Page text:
If there is one thing that John Allen (now of Crux 2.0) knows well, it’s the issue of persecuted Christians across the globe.
At Crux, Allen has an interview with a Nigerian bishop, His Excellency Matthew Hassan Kukah of Sokoto. His diocese is in a traditionally Muslim corner of Nigeria. He is in New York City right now and he will be giving a talk tonight at NYU about Boko Haram. I’ve had the pleasure of chatting with him over the last few days, since we are staying in the same place. He is a clear-eyed fellow. I particularly liked something he told me about how he decided that in his diocese there were going to be Corpus Christi processions even though they hadn’t been done for many years. We have to take the Faith into the streets!
In any event, check out Allen’s (phone) interview with with Bp. Kukah.
Here is a taste…
Located in extreme northwestern Nigeria near the border with Niger, Sokoto is overwhelmingly Muslim and the seat of the former “Sokoto Caliphate,” the traditional seat of Islamic rule in West Africa. The tiny Catholic flock of around 30,000 in Sokoto is about .2 percent of the population, and it’s long been consigned to second-class citizenship, frozen out of the media and public life, perhaps seen but rarely heard.
Especially with the rise of the radical Muslim terrorist group Boko Haram, life for the Christian minority in northern Nigeria has become increasingly perilous, and they often have the sense of facing it alone – not feeling great solidarity from fellow believers around the world and, for that matter, even from the largely Christian areas in the south of their own country.
In that context, Kukah, 63, in many ways is their great hope.
He’s one of Nigeria’s most respected Catholic intellectuals, holding a Ph.D. from the University of London’s School of Oriental and African Studies, has a list of books to his credit longer than some small publishing houses, and has a gift for putting complex ideas into accessible and ever-provocative ways.
I can confirm this description. I think his talk will be great. Alas, I cannot attend since this is my final day in Gotham.
Take a look at the interview. His remarks about Boko Haram are pretty interesting.
Could you please provide a link to the interview? I couldn’t find it at Crux 2.0.
Perhaps the Pope has a little space left in the Vatican for some of Bishop Kukah’s persecuted flock?
Sigh. In my parish, they’re having a special event – in the church, not in the hall – sponsored by some leftist “pan-religious” group – supporting Islam because somebody in another town in a neighboring county put up a billboard tallying up deaths from Islamic terrorism.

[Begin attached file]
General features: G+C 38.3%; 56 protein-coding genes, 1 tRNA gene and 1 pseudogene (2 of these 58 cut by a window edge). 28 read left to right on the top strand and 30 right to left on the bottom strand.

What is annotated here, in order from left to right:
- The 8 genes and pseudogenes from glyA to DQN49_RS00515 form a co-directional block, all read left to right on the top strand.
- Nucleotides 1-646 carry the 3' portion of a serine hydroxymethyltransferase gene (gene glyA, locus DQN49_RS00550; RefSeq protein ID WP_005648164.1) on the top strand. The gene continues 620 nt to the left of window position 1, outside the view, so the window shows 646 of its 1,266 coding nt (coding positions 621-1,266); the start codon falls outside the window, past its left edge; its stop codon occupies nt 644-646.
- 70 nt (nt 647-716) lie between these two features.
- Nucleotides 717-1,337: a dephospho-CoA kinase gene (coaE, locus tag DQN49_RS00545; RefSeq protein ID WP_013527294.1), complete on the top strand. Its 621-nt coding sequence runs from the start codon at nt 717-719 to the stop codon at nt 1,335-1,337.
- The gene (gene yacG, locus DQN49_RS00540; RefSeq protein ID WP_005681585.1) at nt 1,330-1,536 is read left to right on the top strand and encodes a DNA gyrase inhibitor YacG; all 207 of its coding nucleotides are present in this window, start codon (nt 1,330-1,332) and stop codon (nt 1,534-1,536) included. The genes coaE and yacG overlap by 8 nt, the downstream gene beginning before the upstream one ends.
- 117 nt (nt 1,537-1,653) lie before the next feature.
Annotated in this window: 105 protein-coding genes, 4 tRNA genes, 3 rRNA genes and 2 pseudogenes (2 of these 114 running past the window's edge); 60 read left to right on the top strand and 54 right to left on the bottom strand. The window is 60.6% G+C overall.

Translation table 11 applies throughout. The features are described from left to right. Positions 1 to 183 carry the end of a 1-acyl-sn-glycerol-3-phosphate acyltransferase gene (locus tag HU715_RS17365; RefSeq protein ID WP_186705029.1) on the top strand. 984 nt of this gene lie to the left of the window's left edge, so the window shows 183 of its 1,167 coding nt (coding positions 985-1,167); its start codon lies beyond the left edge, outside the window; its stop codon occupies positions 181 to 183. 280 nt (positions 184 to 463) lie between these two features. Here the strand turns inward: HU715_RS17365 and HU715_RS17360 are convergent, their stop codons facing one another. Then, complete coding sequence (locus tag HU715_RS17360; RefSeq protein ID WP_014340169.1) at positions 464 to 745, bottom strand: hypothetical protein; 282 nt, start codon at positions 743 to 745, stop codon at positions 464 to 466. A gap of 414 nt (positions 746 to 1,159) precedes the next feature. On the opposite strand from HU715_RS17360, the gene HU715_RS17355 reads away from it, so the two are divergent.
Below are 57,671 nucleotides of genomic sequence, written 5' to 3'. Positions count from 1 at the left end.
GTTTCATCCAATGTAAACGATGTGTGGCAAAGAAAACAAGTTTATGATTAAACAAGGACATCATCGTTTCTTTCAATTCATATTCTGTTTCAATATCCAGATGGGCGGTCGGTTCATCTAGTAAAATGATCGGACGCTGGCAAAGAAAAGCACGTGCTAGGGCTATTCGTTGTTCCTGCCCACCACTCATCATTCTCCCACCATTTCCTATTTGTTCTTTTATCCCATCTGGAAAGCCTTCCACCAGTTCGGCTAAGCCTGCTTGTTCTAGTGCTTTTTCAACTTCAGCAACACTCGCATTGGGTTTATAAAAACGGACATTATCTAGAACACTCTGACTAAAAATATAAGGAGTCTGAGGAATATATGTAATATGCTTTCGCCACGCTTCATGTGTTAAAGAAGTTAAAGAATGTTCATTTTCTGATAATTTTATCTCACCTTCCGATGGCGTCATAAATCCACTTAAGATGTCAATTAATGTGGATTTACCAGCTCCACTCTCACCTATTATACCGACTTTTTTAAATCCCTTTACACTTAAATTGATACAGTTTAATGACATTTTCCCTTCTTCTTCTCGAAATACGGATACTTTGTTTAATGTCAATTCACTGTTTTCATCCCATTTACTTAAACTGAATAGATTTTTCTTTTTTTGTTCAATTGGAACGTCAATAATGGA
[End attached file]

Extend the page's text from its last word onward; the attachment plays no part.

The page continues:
I think I’m going to find a different parish. In the last year or so, mine has gone crazy. The Francis Effect, I assume.
Yeah, great, but as we all know, African men only see the priesthood as their ticket out of poverty.
TomG, are you being facetious?
Bishop Kukah said: “However, it’s important to say that those prejudices didn’t just pop up overnight. They reflect the long-standing attitude of the Muslim political elite in northern Nigeria, who have systematically denied Christians access to land and access to space in public life. They prepared the ground that Boko Haram has exploited.”
That “preparing of the ground” is a tactic that sounds familiar here in the West.
Bishop Kukah also said: “There’s been a tremendous mobilization of resources and personnel [for Boko Haram] that’s clearly beyond the capacity of the local Muslim community.”
Cheers and Prayers for Bishop Kukah and his flock. We could use more of their clear-eyed analysis and fortitude in the West.
I heard Bishop Kukah tonight at NYU. He was wonderful. He radiated holiness. He was eloquent, faithful, modest, funny, and deadly serious all at the same time. May God keep him safe from harm.
The other presenters on the panel were also helpful in pointing out the need to make the “Nigeria-ization” of Souther Sudan better known as what has happened in Nigeria is happening in places that were stable not so long ago. The Bishop did not support the idea of a partitioned Nigeria and said that his countrymen recoiled at the idea.
Elizabeth D: No; sarcastic. Statements by the German bishops (especially Kasper) strongly imply this. Sometimes I wonder if these people are really even Christians.